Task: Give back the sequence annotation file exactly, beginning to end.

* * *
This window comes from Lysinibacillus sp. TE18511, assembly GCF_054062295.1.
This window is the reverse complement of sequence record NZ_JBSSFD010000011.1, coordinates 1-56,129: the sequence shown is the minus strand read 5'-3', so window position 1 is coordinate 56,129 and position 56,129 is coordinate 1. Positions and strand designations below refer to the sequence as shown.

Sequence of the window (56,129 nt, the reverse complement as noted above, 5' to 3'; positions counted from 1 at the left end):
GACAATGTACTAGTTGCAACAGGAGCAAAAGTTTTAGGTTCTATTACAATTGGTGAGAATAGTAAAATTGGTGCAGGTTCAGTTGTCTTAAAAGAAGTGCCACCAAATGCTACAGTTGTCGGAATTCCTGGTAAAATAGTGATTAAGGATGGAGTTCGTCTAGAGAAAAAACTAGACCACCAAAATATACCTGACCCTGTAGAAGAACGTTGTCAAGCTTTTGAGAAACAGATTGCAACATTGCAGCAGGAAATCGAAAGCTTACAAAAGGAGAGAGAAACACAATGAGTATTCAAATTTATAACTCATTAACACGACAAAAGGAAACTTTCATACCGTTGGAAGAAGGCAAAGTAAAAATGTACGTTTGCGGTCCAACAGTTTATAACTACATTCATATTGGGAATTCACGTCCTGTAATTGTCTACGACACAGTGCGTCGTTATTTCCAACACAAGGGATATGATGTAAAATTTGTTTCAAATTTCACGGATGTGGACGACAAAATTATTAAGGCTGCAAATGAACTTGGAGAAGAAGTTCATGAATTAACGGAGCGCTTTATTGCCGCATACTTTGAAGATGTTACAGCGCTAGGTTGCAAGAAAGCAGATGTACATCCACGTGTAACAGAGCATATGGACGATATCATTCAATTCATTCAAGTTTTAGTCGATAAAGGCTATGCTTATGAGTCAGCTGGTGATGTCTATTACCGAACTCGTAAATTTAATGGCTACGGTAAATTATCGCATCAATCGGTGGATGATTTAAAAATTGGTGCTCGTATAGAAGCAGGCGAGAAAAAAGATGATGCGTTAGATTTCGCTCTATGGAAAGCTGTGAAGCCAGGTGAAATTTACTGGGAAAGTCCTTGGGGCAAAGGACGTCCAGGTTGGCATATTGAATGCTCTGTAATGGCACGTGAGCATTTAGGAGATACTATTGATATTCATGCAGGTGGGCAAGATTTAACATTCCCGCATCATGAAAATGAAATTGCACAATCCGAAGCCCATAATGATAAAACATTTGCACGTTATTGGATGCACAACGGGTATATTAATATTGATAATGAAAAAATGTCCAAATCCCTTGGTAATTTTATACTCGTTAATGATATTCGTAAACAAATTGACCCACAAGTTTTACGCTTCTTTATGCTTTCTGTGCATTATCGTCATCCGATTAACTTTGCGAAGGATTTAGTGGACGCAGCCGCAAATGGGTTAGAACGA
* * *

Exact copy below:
This window comes from Lysinibacillus sp. TE18511, assembly GCF_054062295.1.
This window is the reverse complement of sequence record NZ_JBSSFD010000011.1, coordinates 1-56,129: the sequence shown is the minus strand read 5'-3', so window position 1 is coordinate 56,129 and position 56,129 is coordinate 1. Positions and strand designations below refer to the sequence as shown.

Sequence of the window (56,129 nt, the reverse complement as noted above, 5' to 3'; positions counted from 1 at the left end):
GACAATGTACTAGTTGCAACAGGAGCAAAAGTTTTAGGTTCTATTACAATTGGTGAGAATAGTAAAATTGGTGCAGGTTCAGTTGTCTTAAAAGAAGTGCCACCAAATGCTACAGTTGTCGGAATTCCTGGTAAAATAGTGATTAAGGATGGAGTTCGTCTAGAGAAAAAACTAGACCACCAAAATATACCTGACCCTGTAGAAGAACGTTGTCAAGCTTTTGAGAAACAGATTGCAACATTGCAGCAGGAAATCGAAAGCTTACAAAAGGAGAGAGAAACACAATGAGTATTCAAATTTATAACTCATTAACACGACAAAAGGAAACTTTCATACCGTTGGAAGAAGGCAAAGTAAAAATGTACGTTTGCGGTCCAACAGTTTATAACTACATTCATATTGGGAATTCACGTCCTGTAATTGTCTACGACACAGTGCGTCGTTATTTCCAACACAAGGGATATGATGTAAAATTTGTTTCAAATTTCACGGATGTGGACGACAAAATTATTAAGGCTGCAAATGAACTTGGAGAAGAAGTTCATGAATTAACGGAGCGCTTTATTGCCGCATACTTTGAAGATGTTACAGCGCTAGGTTGCAAGAAAGCAGATGTACATCCACGTGTAACAGAGCATATGGACGATATCATTCAATTCATTCAAGTTTTAGTCGATAAAGGCTATGCTTATGAGTCAGCTGGTGATGTCTATTACCGAACTCGTAAATTTAATGGCTACGGTAAATTATCGCATCAATCGGTGGATGATTTAAAAATTGGTGCTCGTATAGAAGCAGGCGAGAAAAAAGATGATGCGTTAGATTTCGCTCTATGGAAAGCTGTGAAGCCAGGTGAAATTTACTGGGAAAGTCCTTGGGGCAAAGGACGTCCAGGTTGGCATATTGAATGCTCTGTAATGGCACGTGAGCATTTAGGAGATACTATTGATATTCATGCAGGTGGGCAAGATTTAACATTCCCGCATCATGAAAATGAAATTGCACAATCCGAAGCCCATAATGATAAAACATTTGCACGTTATTGGATGCACAACGGGTATATTAATATTGATAATGAAAAAATGTCCAAATCCCTTGGTAATTTTATACTCGTTAATGATATTCGTAAACAAATTGACCCACAAGTTTTACGCTTCTTTATGCTTTCTGTGCATTATCGTCATCCGATTAACTTTGCGAAGGATTTAGTGGACGCAGCCGCAAATGGGTTAGAACGA